History repeats itself as another genocide is happening in the world today.
Millions of Uyghur Muslims are currently being imprisoned in hundreds of camps located in Xinjiang, China. The Uyghurs make up the majority of the camp detainees, however, there are also other Muslim minority groups held in these camps.
The Chinese government initially denied the existence of these camps, but later acknowledged them as “re-education centers” or “vocational training centers’’ for the Muslims.
These camps are part of the measures the government believes are necessary to prevent religious extremism and terrorism.
The Uyghurs in these camps are held against their will and forced to participate in unspeakable things.
“I think that the way Uyghurs are being treated in these camps are extremely inhumane and wrong,” junior Ishat Hannan said.
The Uyghurs detained in the camp are being subjected to rape, forced labor, organ harvesting, and even death. They are also forced to eat pork and drink alcohol, which are against their religions.
“It’s truly sickening,” junior Kenneth Anderson said. “These practices are inhumane, and it’s disappointing to see such actions take place in the current world.”
“In many other historical genocides you see the same treatment that the Uyghur Muslims are now experiencing which is beyond awful if not more,” Coulter said.
What’s happening to the Uyghurs upsets many people around the world, including many students at AHS, as it’s a complete violation of human rights.
“This is a human rights issue and should be brought to the public’s attention more often,” Anderson said.
The Uyghur camps also remind some of what happened to the Jewish in Germany in the past.
“This genocide is like the Holocaust of the 21st century,” Hannan said.
Numerous students are educating themselves on this issue to help spread awareness.
“I personally like to read about the genocide to further educate myself on the current event so I can have conversations with my friends and family about what is happening and how we can help,” Coulter said.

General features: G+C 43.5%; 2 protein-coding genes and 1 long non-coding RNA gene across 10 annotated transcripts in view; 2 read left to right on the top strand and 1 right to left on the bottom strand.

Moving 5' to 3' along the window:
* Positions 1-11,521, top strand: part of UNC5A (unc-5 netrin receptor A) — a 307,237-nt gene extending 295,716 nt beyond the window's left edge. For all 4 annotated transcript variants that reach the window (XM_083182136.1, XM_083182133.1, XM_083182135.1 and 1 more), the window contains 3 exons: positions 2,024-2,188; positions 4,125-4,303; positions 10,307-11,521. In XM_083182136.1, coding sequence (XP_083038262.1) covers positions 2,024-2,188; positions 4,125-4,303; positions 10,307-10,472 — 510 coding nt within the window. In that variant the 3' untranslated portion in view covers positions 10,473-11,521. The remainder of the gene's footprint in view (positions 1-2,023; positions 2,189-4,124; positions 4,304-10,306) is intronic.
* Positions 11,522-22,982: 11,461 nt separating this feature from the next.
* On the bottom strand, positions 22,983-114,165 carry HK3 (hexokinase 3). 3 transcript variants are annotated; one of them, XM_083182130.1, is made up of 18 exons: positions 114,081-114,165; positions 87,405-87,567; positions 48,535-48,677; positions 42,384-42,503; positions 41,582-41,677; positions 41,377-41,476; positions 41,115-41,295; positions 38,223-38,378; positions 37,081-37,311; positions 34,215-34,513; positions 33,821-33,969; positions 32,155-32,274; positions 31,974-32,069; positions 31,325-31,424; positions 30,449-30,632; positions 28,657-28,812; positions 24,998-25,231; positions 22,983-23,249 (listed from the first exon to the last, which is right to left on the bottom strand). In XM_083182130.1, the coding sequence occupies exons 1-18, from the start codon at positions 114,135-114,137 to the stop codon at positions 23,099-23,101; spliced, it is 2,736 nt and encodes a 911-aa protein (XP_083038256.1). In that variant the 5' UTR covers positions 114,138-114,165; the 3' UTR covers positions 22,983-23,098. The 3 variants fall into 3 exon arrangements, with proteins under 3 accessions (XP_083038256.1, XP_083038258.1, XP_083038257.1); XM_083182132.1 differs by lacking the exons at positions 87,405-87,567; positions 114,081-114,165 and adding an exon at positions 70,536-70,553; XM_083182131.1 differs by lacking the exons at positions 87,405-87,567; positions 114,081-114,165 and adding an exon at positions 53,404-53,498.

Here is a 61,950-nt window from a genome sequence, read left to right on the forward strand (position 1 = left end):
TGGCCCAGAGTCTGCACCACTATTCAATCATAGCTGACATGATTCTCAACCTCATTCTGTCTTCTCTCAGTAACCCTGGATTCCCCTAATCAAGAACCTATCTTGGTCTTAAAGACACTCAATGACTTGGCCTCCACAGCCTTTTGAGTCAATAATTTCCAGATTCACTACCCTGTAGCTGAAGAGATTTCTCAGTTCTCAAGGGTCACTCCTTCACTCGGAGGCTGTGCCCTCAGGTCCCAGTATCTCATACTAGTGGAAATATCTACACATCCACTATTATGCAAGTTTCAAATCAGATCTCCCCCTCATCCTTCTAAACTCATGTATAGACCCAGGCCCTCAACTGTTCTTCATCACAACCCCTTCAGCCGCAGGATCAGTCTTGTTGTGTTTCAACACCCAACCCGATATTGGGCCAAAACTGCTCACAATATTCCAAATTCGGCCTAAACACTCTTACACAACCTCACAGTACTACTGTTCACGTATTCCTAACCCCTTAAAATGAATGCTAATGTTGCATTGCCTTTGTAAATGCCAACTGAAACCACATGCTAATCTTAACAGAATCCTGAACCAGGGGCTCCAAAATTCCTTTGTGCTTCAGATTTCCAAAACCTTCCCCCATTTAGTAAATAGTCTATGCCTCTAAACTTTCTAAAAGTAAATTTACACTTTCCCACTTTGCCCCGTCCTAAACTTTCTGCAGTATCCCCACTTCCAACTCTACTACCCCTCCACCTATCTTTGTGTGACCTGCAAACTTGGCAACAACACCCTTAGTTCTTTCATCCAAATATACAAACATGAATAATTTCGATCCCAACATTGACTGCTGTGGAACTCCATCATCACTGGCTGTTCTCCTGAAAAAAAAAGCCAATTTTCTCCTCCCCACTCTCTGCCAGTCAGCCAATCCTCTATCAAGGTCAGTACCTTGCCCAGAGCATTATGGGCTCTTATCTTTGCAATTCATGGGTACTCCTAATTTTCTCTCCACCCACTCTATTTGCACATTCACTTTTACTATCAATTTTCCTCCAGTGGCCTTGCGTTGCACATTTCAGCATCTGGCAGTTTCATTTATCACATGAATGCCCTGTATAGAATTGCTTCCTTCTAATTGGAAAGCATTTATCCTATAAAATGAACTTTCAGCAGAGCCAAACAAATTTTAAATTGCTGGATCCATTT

Some students have taken it upon themselves to do what is in their power to help.
“I try my best to spread awareness by talking to my friends and family about the issue and donating when I can,” Anderson said.
Students have also reposted posts relating to the issue on their Instagram stories, Snapchat, or other social media forms.
In order to help make progress in stopping this genocide, it’s important to get a lot of attention in order to gain as much support as possible to show that people want change.
A lot of students have noticed that there isn’t as much media coverage as there should be for a problem this dire.
“Considering that not many people are talking about this genocide and or taking action shows that the media is not covering this topic enough,” Hannan said.
“I think some media outlets have covered it with an a story or two which is definitely not enough and within these articles they refer to it as if it’s not a genocide which is incorrect,” Coulter said.
This issue also isn’t discussed a lot about in many classes at school, even though it is an important event.
“I have not heard one class talk about the current genocide that is happening. I think a part of not talking about it in class because a lot of people are unaware of this genocide,” Coulter said. “I think it should be talked about in school. We learn about many genocides and the current one should be included.”
Anderson also agrees that this is an issue that should be covered in classes. “I think it’s important to teach students about this issue since it’s a tragic event taking place right now,” Anderson said.
So far President Biden has not taken any action towards the situation. However, he has shown great support for the Uyghurs by acknowledging that what’s happening is a genocide and planning to take action to stop it. Recently, President Biden has also expressed his concerns to Chinese President Xi Jinping over the phone.
“I trust that Biden will take more action against the current genocide than our former president would have,” Anderson said. “It is possible that some change may come, but as long as countries remain dependent on China for trade, I doubt that such change will come extremely soon.”